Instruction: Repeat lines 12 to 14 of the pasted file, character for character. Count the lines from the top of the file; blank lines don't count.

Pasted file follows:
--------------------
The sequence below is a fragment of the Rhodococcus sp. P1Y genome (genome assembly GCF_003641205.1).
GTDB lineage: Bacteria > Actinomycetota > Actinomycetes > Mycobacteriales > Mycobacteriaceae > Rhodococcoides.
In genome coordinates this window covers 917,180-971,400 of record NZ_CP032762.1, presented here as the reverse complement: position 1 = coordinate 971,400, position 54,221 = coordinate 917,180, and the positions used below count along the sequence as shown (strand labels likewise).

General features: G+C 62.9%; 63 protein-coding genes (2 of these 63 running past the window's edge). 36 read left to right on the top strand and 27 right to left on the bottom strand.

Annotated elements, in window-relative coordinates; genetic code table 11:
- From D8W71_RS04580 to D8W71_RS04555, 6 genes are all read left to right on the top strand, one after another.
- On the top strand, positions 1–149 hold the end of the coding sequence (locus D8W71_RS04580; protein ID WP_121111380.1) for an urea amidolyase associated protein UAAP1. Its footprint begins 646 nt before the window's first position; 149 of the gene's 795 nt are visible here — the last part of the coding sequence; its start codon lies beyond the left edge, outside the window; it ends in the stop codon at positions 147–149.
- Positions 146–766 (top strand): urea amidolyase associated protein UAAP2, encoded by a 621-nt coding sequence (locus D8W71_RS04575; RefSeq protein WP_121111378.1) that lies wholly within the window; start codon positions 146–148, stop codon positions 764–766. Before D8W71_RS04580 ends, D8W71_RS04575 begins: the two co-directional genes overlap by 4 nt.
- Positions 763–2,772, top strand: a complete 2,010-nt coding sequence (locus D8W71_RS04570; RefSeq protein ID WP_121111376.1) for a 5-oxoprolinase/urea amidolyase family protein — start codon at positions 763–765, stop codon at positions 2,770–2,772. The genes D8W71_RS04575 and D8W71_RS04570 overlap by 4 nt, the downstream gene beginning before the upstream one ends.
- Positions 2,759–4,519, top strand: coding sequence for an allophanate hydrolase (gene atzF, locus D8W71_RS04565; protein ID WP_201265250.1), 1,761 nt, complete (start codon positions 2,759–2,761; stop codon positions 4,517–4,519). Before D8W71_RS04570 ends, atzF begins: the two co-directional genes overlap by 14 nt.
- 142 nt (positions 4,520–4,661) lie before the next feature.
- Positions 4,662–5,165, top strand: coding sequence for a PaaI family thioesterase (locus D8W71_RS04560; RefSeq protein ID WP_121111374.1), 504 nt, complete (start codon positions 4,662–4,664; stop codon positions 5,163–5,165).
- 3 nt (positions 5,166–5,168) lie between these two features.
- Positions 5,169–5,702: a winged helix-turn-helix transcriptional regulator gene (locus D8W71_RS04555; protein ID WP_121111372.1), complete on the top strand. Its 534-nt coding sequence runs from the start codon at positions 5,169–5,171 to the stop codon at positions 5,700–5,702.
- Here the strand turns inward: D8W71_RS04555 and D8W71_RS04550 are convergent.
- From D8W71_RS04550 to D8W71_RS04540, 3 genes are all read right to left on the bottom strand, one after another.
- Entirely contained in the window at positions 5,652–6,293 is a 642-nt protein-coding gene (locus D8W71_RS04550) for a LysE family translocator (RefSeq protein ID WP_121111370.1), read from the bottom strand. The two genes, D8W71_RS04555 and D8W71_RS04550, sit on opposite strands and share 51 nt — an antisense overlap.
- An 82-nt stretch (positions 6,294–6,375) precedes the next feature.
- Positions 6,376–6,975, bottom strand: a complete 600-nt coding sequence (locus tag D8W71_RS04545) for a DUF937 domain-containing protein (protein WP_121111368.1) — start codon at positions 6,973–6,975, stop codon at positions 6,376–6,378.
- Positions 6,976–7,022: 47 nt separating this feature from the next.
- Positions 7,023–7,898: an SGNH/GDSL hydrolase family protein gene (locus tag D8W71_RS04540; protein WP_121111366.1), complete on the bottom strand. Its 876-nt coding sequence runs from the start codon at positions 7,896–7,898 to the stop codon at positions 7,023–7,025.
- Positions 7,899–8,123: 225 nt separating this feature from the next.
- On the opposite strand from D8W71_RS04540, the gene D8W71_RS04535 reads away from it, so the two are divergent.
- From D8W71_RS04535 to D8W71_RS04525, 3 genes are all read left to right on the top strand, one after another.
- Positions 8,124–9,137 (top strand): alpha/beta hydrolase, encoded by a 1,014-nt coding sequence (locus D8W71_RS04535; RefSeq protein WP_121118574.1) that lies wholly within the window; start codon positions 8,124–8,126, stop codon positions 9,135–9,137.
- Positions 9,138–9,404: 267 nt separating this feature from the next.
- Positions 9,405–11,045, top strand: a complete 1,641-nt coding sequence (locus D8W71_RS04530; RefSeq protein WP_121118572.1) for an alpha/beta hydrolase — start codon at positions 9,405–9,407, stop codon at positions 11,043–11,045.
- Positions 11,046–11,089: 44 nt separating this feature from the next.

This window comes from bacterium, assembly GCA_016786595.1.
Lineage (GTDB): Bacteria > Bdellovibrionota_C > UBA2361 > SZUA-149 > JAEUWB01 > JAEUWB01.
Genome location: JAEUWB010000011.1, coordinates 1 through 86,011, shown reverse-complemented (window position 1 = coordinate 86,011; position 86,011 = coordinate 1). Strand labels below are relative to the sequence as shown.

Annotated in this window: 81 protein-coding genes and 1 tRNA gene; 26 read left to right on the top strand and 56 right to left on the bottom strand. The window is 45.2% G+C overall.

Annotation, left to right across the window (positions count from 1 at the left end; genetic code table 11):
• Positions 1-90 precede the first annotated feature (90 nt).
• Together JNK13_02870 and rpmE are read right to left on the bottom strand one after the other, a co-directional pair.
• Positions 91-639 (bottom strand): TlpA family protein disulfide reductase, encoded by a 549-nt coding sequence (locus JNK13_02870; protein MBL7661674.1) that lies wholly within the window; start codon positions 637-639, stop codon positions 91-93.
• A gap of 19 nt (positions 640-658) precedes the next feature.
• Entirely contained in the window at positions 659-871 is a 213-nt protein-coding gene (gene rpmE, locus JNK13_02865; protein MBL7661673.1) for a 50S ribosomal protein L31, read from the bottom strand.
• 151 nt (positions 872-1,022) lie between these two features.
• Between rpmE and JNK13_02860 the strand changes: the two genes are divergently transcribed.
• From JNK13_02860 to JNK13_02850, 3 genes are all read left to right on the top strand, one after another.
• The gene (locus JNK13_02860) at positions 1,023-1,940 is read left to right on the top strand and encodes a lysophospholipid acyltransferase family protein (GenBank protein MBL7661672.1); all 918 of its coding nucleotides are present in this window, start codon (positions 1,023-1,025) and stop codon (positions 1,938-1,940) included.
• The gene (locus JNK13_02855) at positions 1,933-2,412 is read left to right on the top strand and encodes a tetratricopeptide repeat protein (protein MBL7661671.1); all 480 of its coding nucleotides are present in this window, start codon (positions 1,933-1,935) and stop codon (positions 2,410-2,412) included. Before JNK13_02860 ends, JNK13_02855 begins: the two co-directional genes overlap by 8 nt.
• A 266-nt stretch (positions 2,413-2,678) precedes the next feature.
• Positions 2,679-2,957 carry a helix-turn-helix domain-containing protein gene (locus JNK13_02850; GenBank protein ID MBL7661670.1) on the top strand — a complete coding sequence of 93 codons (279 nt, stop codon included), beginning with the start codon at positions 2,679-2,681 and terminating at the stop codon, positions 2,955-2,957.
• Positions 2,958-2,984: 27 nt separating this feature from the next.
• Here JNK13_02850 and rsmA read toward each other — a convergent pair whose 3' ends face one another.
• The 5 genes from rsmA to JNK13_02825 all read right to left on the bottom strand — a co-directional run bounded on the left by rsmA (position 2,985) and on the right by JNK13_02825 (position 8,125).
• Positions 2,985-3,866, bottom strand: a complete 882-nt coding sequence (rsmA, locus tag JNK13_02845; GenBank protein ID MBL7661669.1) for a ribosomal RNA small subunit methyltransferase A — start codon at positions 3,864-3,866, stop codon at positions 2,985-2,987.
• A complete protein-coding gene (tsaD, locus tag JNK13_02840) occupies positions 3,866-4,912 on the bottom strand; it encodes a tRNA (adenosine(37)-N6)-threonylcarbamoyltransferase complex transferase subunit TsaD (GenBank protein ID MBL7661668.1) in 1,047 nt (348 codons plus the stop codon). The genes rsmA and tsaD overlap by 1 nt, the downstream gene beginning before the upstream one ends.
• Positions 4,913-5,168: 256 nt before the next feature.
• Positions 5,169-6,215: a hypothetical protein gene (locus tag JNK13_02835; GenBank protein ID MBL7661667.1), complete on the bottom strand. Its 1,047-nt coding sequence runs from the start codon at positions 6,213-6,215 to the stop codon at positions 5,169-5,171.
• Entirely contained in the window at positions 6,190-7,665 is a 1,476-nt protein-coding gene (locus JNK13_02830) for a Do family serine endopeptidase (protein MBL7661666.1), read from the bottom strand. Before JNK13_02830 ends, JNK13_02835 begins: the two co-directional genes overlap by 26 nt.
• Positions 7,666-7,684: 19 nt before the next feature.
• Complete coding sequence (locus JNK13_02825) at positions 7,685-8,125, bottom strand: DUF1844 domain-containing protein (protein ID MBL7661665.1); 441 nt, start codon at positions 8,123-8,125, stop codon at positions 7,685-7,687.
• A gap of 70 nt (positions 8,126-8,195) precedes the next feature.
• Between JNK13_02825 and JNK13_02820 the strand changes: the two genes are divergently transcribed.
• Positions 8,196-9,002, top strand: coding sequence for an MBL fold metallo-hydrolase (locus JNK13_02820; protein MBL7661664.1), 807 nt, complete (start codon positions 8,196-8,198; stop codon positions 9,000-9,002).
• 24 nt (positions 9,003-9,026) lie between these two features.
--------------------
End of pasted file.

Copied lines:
- Positions 4,662–5,165, top strand: coding sequence for a PaaI family thioesterase (locus D8W71_RS04560; RefSeq protein ID WP_121111374.1), 504 nt, complete (start codon positions 4,662–4,664; stop codon positions 5,163–5,165).
- 3 nt (positions 5,166–5,168) lie between these two features.
- Positions 5,169–5,702: a winged helix-turn-helix transcriptional regulator gene (locus D8W71_RS04555; protein ID WP_121111372.1), complete on the top strand. Its 534-nt coding sequence runs from the start codon at positions 5,169–5,171 to the stop codon at positions 5,700–5,702.